Crazy for Cattleyas
Sonia Uyterhoeven is the NYBG‘s Gardener for Public Education.
In December, I recounted the story of the renowned 19th century botanist Asa Gray’s quest for Oconee bells (Shortia galacifolia). The New Year brings new stories; this one takes us on a journey from the northeastern region of Brazil to English hothouses and Scottish botanic gardens. It is the tale of one of the early discoveries of the corsage orchid: Cattleya labiata.
In 1816, a naturalist named William Swainson traveled into the jungles of northern Brazil in search of exotic ferns, mosses, and tropical plants to send back to collectors and botanical gardens in the United Kingdom. One of his shipments reached a man named William Cattley. A collector and avid horticulturist, Cattley lived on the outskirts of London in Barnet, England, where he grew topical plants–including orchids–in his hothouse.
Many stories from the past are surrounded by a certain mythology, and this one is no exception. The romantic version of this tale is that Cattley received a specimen of the orchid used as packing material to protect a shipment of ferns. The keen horticulturist was wise to see that he had something special in hand, and rescued the orchid from the packing material.
The more accurate version of the story is that Swainson had seen Cattleya labiata in flower in the wild, and knew that Cattley had an interest in orchids. Plants were often packed together to help protect them on their long journey across the Atlantic and the orchid was deliberately sent as part of a mixed shipment of tropical plants. This by no means diminished Cattley’s accomplishment. Naturalists did not have the luxury of UPS and FedEx to expedite their deliveries, and the combination of long sea voyages and a lack of familiarity with new tropical introductions made growing these specimens a challenge.
Cattley’s orchid flowered in November of 1818. The following year, the same orchid from another one of Swainson’s shipments flowered at the Glasgow Botanic Garden. The English botanist John Lindley described the orchid in one of his books in 1821; he gave it the name of Cattleya labiata in honor of Cattley–the first person to successfully grow the orchid in the U.K.
Cattleya labiata immediately caused a stir amongst collectors and orchid enthusiasts. It is an exotic looking orchid with fragrant flowers that range in color from rosy pink or lavender to deep purple. The tipping point for this orchid is the magnificent size of the blooms–flower size ranges from five to seven inches. Two to five blooms are produced on each spike and flowering lasts up to six weeks.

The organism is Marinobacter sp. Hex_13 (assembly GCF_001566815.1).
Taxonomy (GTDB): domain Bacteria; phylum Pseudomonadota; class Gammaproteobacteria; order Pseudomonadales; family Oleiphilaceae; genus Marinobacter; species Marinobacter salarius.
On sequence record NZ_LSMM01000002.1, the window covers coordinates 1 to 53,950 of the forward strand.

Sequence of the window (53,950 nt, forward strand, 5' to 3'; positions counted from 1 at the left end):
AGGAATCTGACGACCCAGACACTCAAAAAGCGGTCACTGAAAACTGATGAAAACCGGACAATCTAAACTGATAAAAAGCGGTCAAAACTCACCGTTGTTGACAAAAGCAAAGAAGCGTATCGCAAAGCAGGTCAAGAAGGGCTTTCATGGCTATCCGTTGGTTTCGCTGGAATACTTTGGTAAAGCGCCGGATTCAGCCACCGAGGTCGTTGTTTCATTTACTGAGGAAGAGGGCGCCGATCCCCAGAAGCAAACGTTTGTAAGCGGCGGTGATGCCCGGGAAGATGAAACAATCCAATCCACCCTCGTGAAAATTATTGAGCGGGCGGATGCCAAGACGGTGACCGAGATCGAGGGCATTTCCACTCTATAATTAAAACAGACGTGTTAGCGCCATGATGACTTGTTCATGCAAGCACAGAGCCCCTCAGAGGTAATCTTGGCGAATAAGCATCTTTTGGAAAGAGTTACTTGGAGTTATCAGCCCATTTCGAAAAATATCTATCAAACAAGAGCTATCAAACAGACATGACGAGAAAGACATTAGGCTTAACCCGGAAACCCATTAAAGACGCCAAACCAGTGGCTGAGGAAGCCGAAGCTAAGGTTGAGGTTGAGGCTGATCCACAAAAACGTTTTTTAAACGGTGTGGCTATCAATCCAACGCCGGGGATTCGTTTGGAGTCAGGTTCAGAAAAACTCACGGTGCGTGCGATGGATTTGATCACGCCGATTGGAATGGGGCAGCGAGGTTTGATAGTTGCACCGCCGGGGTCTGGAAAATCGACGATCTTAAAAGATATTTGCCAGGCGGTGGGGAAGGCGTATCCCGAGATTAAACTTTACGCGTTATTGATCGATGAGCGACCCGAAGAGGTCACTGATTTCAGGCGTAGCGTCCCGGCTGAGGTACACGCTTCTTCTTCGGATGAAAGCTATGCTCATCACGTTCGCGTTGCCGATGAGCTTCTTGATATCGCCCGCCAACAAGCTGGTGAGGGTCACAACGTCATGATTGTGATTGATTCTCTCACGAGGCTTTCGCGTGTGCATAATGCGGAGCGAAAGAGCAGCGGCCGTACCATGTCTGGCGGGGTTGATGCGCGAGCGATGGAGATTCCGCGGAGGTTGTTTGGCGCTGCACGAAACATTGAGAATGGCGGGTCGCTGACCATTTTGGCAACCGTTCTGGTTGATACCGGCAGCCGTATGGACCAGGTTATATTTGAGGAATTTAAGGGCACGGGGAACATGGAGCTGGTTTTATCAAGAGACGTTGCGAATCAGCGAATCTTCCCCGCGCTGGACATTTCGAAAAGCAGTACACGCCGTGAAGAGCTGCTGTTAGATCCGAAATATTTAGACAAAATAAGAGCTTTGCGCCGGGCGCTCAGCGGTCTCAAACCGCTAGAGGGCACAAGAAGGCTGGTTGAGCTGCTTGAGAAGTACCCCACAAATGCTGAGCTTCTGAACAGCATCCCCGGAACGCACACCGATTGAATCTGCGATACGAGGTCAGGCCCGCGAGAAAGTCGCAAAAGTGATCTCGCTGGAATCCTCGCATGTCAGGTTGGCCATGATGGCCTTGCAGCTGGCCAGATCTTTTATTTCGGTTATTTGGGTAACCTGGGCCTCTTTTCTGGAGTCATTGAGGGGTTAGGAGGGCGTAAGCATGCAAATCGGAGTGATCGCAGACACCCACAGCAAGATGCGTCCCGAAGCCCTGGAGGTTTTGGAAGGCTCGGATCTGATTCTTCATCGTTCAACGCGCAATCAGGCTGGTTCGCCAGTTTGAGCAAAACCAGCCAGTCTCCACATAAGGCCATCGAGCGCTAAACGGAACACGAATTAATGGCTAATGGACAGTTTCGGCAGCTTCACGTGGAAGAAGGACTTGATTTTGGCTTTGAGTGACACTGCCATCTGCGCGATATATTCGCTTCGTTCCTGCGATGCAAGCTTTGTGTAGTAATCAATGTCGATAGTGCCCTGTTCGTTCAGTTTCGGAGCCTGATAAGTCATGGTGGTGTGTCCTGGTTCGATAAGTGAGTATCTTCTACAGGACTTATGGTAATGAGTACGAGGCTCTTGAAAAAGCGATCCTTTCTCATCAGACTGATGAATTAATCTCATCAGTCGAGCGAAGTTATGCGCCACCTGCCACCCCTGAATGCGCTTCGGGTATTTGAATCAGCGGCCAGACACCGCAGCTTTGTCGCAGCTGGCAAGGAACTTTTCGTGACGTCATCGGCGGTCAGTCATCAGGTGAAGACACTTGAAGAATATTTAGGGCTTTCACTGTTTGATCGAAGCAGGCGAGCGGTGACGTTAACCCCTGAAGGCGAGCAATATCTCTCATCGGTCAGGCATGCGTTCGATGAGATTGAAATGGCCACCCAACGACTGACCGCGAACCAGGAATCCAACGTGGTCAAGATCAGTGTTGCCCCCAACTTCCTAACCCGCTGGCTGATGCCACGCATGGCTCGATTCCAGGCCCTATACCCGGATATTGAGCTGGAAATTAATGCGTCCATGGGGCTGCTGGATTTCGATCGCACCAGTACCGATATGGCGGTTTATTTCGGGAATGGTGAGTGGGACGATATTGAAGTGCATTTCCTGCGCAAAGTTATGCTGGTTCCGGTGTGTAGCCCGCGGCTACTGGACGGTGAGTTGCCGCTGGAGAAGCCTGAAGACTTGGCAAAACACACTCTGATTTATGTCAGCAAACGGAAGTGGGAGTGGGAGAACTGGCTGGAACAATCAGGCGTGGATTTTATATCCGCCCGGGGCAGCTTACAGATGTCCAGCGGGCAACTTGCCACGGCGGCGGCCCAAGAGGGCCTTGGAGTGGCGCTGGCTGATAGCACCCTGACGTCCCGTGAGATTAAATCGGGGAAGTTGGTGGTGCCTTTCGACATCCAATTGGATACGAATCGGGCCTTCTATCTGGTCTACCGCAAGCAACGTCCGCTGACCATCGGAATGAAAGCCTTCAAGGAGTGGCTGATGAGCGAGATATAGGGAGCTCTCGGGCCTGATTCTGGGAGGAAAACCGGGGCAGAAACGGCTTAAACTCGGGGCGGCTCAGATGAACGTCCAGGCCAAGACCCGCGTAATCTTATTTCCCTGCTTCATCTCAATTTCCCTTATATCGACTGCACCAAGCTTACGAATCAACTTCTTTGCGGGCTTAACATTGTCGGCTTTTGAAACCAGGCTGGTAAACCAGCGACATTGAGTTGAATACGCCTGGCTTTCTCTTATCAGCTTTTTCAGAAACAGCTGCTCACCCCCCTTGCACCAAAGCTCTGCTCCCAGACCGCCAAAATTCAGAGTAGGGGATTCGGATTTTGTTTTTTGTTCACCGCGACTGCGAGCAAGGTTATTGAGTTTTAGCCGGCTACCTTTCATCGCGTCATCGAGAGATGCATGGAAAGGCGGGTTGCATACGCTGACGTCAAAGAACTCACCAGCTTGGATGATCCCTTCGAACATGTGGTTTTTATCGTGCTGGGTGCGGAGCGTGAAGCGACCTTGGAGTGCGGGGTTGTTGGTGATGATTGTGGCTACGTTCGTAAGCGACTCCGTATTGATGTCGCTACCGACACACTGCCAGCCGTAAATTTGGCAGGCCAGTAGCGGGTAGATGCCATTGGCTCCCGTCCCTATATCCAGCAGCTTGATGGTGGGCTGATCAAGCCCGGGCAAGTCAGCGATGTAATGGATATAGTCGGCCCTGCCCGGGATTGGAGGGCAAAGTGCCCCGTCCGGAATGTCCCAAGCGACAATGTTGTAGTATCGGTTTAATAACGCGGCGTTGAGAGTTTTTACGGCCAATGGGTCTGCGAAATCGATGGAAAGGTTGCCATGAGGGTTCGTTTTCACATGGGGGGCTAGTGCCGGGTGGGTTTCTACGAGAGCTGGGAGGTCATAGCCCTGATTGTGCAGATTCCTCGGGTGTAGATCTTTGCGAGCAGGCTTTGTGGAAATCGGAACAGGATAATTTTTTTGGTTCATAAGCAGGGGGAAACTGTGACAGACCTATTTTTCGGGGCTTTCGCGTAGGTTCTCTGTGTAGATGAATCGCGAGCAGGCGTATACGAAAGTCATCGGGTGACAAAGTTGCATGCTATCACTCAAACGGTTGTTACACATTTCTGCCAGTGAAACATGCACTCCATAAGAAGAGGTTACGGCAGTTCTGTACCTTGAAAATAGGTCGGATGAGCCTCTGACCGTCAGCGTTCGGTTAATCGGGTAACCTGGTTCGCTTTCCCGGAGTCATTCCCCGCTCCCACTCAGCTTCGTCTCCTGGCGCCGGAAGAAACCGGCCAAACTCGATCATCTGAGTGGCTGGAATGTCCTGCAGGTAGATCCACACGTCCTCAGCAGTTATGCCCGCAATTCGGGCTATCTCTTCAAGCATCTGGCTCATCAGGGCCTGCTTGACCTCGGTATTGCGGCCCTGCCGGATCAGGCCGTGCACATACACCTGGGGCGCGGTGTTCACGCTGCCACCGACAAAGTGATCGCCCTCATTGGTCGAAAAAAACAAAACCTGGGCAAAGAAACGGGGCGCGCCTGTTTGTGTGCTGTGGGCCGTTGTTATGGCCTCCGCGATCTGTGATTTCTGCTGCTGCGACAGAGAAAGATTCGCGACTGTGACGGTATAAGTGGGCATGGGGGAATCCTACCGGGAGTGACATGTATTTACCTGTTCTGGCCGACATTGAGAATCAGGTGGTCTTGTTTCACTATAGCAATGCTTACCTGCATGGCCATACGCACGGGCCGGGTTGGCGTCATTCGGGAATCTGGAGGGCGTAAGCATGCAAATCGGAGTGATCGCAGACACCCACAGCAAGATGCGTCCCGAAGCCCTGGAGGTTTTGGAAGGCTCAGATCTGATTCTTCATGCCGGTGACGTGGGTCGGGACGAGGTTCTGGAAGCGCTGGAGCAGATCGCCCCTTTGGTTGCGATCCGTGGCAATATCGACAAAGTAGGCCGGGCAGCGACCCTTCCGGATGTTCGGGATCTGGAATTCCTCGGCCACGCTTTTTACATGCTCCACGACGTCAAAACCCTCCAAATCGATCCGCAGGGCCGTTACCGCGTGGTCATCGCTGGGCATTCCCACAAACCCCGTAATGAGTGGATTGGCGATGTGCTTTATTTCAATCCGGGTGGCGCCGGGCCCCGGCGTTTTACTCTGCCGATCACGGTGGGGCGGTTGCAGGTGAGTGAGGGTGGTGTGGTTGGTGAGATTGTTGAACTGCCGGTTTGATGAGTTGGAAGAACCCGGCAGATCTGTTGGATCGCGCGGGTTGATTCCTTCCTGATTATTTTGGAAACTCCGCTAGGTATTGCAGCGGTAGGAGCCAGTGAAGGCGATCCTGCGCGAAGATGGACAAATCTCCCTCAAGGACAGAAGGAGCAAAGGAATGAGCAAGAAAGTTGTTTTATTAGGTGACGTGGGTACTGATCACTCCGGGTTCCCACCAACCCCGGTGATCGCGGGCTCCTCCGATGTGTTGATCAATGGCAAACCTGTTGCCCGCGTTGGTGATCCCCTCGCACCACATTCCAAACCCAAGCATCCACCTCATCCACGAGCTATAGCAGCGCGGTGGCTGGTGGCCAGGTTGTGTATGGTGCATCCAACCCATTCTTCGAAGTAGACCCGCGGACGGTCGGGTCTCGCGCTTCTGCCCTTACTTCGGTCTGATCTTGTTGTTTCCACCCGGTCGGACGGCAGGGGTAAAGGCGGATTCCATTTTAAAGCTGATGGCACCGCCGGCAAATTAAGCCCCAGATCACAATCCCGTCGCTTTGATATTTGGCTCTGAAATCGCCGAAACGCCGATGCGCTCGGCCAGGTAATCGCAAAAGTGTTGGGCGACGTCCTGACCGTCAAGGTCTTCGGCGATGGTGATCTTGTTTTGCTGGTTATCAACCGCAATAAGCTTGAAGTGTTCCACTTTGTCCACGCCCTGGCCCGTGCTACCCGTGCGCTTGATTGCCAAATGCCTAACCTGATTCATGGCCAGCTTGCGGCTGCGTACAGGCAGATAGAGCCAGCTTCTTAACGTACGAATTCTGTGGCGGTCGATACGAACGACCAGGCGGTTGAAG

The description of the orchid is captured by its name; the botanical epithet that Lindley gave to the orchid–labiata–comes from the Latin labium, meaning lip. The bottom petal on an orchid is called the labellum, or the the lip, a modified petal that is usually enlarged or has an unusual shape. These enlarged petals attract and are often used as landing pads by pollinators. When Lindley saw Cattleya labiata’s large, showy labellum, he essentially named it the “orchid with the big lip.”
These colorful, fragrant, large-flowering orchids attracted the attention of collectors all over Europe, and many naturalists set out to collect them for wealthy patrons at home. At this point, the story takes an interesting turn–one that is reminiscent of the tale I told in December.
Swainson, the naturalist who had collected the cattleya, went off to New Zealand and disappeared into the wilds on another expedition. Other collectors tried to retrace his steps, but mistakenly focused their search on the area around Rio de Janeiro (the location where he had shipped the plants) and not in the northeast province of Pernambuco, where Swainson had found the orchid.
To make matters worse, another collector thought that he had found Cattleya labiata in the wild near Rio de Janeiro, whereas he had actually collected Laelia lobata. For those of you who are acquainted with orchids, you can appreciate how such a mistake was easily made–botanists couldn’t decide if they were separate genera for quite some time.
Decades passed, and it was seventy years before a collector, quite accidentally, re-discovered Cattleya labiata. In 1889, a French entomologist sent his collector to Brazil and the naturalist shipped back some orchids along with the insects. An orchid grower happened to stop by the Frenchman’s home while the orchid was in bloom only to realize it was the long lost Cattleya labiata. There is never a dull moment in the lives of botanists, naturalists, horticulturists and the like, and as we are learning, patience and persistence are the key to success in any botanical endeavor. Next week, we will take a more practical tack and look at some of the best ways to grow cattleyas in your own home.
Images courtesy of Wikimedia Commons.